In part one of our three-part look into Windows Server 2012, we took a deep dive into the new licensing options. Today, we’re going to closely examine what really sets the two licensing options—Standard or Datacenter—apart.
Enterprise IT leaders contemplating their enterprise’s journey to Windows Server 2012 are likely to set aside extra hours to assess the use cases for licensing the Standard or Datacenter editions. Many of them will recall the time they had to spend wrestling with choosing among previous Windows Server editions in all their variety. Windows Server 2008, for example, came in Datacenter, Enterprise, and Standard editions, each with its own licensing structure (per processor vs. per server), virtualization instance counts, and highly disparate feature sets.
The good news is that this time around, setting course—at least at the big-picture level—should be a bit of an easier process. Why? In a departure from its past approach to Windows Server licensing and features, Microsoft has created the Windows Server Standard and Datacenter 2012 editions that, in most respects, are two peas in a pod.
That starts with the fact that they share a common and simplified license structure, with each software license covering up to two physical processors on a single server and requirements for a server CAL (client access license) for every user or device accessing the server. Both Standard and Datacenter editions support up to 640 processors to take on those heavy back-end database and computing loads, and up to 4 terabytes of memory. Product features go hand-in-hand for both editions of the data center- and cloud-optimized OS, too, from a complete virtualization platform to greater integrated security and software control to enabling highly scalable, resilient and efficient storage, and many more goodies.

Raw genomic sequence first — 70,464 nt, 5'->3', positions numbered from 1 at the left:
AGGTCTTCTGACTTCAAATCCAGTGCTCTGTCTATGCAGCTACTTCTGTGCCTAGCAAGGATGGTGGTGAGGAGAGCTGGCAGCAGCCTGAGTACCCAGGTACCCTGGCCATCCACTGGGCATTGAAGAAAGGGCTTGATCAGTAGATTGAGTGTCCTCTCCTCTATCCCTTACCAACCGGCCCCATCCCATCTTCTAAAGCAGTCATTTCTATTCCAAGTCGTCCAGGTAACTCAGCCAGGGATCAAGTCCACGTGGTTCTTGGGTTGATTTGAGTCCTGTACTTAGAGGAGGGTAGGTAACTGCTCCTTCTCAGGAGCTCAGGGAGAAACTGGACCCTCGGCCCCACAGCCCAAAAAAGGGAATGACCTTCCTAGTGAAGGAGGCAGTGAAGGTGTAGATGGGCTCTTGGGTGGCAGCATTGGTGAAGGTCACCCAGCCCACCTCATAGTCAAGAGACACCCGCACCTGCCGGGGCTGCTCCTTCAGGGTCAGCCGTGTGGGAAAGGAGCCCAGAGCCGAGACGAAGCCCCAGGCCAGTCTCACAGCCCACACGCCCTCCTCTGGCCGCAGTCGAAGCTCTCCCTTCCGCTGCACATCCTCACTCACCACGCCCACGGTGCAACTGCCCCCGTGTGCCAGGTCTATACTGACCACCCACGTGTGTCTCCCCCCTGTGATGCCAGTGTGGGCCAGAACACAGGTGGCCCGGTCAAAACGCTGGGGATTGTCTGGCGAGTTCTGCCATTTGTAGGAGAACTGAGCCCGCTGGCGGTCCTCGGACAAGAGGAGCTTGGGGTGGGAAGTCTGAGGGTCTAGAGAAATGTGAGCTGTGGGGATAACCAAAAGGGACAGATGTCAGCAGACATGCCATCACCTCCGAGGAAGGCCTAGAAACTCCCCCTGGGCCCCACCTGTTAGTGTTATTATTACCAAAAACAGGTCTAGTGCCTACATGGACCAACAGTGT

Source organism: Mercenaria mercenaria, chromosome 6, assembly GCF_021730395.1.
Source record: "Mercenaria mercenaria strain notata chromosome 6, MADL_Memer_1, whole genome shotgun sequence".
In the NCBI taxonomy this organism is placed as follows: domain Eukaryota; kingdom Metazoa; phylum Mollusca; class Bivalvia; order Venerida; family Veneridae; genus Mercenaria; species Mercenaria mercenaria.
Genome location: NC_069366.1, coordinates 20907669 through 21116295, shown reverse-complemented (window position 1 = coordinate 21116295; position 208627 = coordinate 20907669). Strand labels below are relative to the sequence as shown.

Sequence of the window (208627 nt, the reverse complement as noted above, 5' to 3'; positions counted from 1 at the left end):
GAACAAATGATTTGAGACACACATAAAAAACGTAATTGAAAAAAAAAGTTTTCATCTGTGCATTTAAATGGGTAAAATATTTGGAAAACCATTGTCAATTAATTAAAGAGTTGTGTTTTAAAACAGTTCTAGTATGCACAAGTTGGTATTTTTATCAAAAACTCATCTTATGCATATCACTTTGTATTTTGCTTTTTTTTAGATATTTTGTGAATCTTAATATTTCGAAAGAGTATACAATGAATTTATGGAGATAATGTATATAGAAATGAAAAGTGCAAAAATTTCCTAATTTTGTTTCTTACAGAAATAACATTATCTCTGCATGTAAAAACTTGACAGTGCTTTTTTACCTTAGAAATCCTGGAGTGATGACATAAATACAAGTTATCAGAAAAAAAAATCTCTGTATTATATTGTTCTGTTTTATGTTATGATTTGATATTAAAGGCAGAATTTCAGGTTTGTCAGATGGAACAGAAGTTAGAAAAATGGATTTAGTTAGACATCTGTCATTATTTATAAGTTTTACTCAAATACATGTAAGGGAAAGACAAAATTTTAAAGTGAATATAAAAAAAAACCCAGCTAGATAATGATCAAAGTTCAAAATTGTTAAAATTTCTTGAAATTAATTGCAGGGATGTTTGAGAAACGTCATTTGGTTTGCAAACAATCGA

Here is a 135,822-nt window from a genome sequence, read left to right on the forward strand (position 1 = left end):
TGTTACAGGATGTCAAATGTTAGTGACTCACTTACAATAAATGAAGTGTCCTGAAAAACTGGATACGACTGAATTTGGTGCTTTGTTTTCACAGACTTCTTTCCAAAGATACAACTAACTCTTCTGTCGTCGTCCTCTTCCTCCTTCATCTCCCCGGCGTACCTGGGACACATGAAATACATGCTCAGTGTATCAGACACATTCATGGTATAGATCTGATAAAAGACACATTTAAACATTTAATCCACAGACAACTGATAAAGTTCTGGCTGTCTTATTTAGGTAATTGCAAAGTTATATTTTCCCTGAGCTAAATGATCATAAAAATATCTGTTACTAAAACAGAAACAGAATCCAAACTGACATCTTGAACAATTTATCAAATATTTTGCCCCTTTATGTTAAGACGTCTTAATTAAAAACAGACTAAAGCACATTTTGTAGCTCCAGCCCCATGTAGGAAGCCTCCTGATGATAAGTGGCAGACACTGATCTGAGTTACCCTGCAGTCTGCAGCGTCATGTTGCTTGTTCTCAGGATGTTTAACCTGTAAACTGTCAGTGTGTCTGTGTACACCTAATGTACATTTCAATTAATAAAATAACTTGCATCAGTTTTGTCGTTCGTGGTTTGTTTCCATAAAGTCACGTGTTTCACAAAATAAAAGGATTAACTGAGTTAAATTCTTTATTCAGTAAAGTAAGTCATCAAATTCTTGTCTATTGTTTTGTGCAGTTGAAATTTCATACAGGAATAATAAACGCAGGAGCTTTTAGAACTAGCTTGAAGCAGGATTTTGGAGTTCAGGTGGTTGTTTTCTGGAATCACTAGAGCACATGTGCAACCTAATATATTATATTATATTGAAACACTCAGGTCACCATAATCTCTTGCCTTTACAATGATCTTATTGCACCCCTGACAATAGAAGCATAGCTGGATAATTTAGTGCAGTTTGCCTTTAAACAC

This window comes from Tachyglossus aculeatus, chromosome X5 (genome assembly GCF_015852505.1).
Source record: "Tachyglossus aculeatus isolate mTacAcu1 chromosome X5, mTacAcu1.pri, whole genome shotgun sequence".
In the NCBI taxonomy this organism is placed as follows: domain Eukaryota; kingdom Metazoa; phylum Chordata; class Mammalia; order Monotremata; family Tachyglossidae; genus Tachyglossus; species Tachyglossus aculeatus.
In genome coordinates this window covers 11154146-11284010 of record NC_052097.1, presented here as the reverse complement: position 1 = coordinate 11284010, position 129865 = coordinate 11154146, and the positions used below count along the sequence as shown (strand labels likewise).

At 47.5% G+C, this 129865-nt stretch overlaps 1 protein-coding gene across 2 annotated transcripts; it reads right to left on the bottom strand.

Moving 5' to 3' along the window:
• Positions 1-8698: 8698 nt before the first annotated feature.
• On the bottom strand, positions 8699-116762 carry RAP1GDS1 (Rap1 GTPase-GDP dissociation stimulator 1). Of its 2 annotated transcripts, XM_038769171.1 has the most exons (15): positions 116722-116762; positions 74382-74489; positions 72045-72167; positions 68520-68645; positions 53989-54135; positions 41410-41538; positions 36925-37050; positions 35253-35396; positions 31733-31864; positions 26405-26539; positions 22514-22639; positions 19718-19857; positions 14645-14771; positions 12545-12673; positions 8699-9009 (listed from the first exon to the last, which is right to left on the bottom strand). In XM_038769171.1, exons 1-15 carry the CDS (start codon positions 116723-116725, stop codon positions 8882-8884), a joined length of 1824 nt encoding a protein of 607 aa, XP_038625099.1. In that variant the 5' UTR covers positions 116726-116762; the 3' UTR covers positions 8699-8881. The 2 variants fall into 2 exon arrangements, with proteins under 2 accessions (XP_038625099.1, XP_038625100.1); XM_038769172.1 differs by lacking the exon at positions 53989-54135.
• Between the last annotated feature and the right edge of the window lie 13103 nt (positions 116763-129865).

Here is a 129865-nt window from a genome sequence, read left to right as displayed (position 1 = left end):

All that said, there is one important difference between Standard and Datacenter. While you needn’t concern yourself with questions about which is the best Server edition as far as processor or memory support requirements go, you do need to consider how you are—and how you will be—virtualizing your environments.
Virtualization rights for the Standard edition cover up to two virtual instances of Windows Server on the host per two-processor license, while Datacenter supports unlimited virtual instances. In this way, Microsoft is coordinating its Server 2012 enterprise offerings with its System Center 2012 technology for managing data center resources, private clouds and client devices. System Center 2012 Standard and Datacenter editions share the same licensing construct—that is, support for two virtual instances in the former case and unlimited virtual instances in the latter—as Windows Server 2012 Standard and Datacenter versions.
So, basically, the main choice comes down to picking Standard for low-density or non-virtualized environments, or Datacenter to suit high-density virtualization needs (as we briefly discussed in our previous blog, Windows Server 2003 Isn’t Broke: So Why Fix It?).
It’s important to note that there’s no mixing and matching of the two editions on the same server, though, so you do need to be sure up front that you’ll be able to stand by your decision going forward, whether you’ve determined that a server will use the Standard edition for limited virtualization requirements, or the Datacenter edition because you’ll be using it as part of a cluster and leveraging Live Migration or vMotion capabilities.
The relative simplicity of the licensing choices this time around no doubt will leave you breathing a sigh of relief, as it should. Even so, doing licensing right requires developing a licensing strategy in line with the path the enterprise itself is taking. Stay tuned for our next blog, where we’ll provide some insight on developing a licensing strategy for Windows Server 2012 that will work for the direction in which your business is headed.
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